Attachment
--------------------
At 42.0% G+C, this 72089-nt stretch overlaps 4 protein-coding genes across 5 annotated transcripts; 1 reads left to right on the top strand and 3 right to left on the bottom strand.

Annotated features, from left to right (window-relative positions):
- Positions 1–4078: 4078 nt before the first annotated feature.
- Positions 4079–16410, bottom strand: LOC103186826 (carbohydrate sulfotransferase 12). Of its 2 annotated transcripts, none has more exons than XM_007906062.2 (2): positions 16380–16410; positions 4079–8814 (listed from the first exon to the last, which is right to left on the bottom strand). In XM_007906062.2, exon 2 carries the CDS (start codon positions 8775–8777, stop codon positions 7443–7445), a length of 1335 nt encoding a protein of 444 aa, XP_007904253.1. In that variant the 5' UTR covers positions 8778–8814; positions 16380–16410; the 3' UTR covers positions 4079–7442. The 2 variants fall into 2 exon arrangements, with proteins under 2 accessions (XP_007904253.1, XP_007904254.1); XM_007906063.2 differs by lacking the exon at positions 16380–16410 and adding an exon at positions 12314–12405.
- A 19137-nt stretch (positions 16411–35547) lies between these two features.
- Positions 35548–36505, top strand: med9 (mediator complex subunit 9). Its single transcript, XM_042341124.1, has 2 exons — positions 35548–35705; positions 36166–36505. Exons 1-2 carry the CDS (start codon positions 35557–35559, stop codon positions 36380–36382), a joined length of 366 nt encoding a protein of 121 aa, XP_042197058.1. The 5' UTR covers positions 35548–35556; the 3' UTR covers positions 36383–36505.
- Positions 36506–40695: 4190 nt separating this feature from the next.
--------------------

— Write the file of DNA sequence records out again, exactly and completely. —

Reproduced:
At 42.0% G+C, this 72089-nt stretch overlaps 4 protein-coding genes across 5 annotated transcripts; 1 reads left to right on the top strand and 3 right to left on the bottom strand.

Annotated features, from left to right (window-relative positions):
- Positions 1–4078: 4078 nt before the first annotated feature.
- Positions 4079–16410, bottom strand: LOC103186826 (carbohydrate sulfotransferase 12). Of its 2 annotated transcripts, none has more exons than XM_007906062.2 (2): positions 16380–16410; positions 4079–8814 (listed from the first exon to the last, which is right to left on the bottom strand). In XM_007906062.2, exon 2 carries the CDS (start codon positions 8775–8777, stop codon positions 7443–7445), a length of 1335 nt encoding a protein of 444 aa, XP_007904253.1. In that variant the 5' UTR covers positions 8778–8814; positions 16380–16410; the 3' UTR covers positions 4079–7442. The 2 variants fall into 2 exon arrangements, with proteins under 2 accessions (XP_007904253.1, XP_007904254.1); XM_007906063.2 differs by lacking the exon at positions 16380–16410 and adding an exon at positions 12314–12405.
- A 19137-nt stretch (positions 16411–35547) lies between these two features.
- Positions 35548–36505, top strand: med9 (mediator complex subunit 9). Its single transcript, XM_042341124.1, has 2 exons — positions 35548–35705; positions 36166–36505. Exons 1-2 carry the CDS (start codon positions 35557–35559, stop codon positions 36380–36382), a joined length of 366 nt encoding a protein of 121 aa, XP_042197058.1. The 5' UTR covers positions 35548–35556; the 3' UTR covers positions 36383–36505.
- Positions 36506–40695: 4190 nt separating this feature from the next.